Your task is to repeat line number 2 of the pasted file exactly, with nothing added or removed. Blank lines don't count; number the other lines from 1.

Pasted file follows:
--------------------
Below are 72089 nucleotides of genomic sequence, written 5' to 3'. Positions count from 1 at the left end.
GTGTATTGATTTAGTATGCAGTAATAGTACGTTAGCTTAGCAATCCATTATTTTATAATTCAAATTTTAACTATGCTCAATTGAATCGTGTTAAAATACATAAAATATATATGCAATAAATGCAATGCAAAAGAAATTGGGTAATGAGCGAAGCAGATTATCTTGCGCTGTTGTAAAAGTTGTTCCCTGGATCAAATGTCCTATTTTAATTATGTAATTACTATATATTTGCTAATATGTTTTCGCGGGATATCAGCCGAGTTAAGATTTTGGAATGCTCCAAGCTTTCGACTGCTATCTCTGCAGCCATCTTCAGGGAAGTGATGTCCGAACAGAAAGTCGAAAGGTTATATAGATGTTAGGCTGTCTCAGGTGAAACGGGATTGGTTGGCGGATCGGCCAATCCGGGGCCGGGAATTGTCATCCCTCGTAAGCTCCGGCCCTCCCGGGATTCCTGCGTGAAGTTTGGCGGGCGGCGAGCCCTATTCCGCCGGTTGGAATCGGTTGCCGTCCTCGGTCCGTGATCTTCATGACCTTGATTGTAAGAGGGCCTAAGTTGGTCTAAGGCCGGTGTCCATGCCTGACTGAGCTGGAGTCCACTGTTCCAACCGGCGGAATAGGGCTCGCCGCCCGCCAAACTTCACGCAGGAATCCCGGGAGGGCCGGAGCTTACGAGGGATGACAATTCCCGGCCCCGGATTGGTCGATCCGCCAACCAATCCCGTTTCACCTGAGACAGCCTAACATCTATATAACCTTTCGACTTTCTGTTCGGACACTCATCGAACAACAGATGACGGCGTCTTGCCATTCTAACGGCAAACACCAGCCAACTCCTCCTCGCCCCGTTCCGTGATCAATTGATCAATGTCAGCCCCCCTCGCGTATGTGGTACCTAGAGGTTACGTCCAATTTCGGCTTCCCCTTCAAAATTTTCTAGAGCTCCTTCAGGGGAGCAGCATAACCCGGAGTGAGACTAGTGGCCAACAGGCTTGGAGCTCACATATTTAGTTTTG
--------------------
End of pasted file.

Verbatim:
GTGTATTGATTTAGTATGCAGTAATAGTACGTTAGCTTAGCAATCCATTATTTTATAATTCAAATTTTAACTATGCTCAATTGAATCGTGTTAAAATACATAAAATATATATGCAATAAATGCAATGCAAAAGAAATTGGGTAATGAGCGAAGCAGATTATCTTGCGCTGTTGTAAAAGTTGTTCCCTGGATCAAATGTCCTATTTTAATTATGTAATTACTATATATTTGCTAATATGTTTTCGCGGGATATCAGCCGAGTTAAGATTTTGGAATGCTCCAAGCTTTCGACTGCTATCTCTGCAGCCATCTTCAGGGAAGTGATGTCCGAACAGAAAGTCGAAAGGTTATATAGATGTTAGGCTGTCTCAGGTGAAACGGGATTGGTTGGCGGATCGGCCAATCCGGGGCCGGGAATTGTCATCCCTCGTAAGCTCCGGCCCTCCCGGGATTCCTGCGTGAAGTTTGGCGGGCGGCGAGCCCTATTCCGCCGGTTGGAATCGGTTGCCGTCCTCGGTCCGTGATCTTCATGACCTTGATTGTAAGAGGGCCTAAGTTGGTCTAAGGCCGGTGTCCATGCCTGACTGAGCTGGAGTCCACTGTTCCAACCGGCGGAATAGGGCTCGCCGCCCGCCAAACTTCACGCAGGAATCCCGGGAGGGCCGGAGCTTACGAGGGATGACAATTCCCGGCCCCGGATTGGTCGATCCGCCAACCAATCCCGTTTCACCTGAGACAGCCTAACATCTATATAACCTTTCGACTTTCTGTTCGGACACTCATCGAACAACAGATGACGGCGTCTTGCCATTCTAACGGCAAACACCAGCCAACTCCTCCTCGCCCCGTTCCGTGATCAATTGATCAATGTCAGCCCCCCTCGCGTATGTGGTACCTAGAGGTTACGTCCAATTTCGGCTTCCCCTTCAAAATTTTCTAGAGCTCCTTCAGGGGAGCAGCATAACCCGGAGTGAGACTAGTGGCCAACAGGCTTGGAGCTCACATATTTAGTTTTG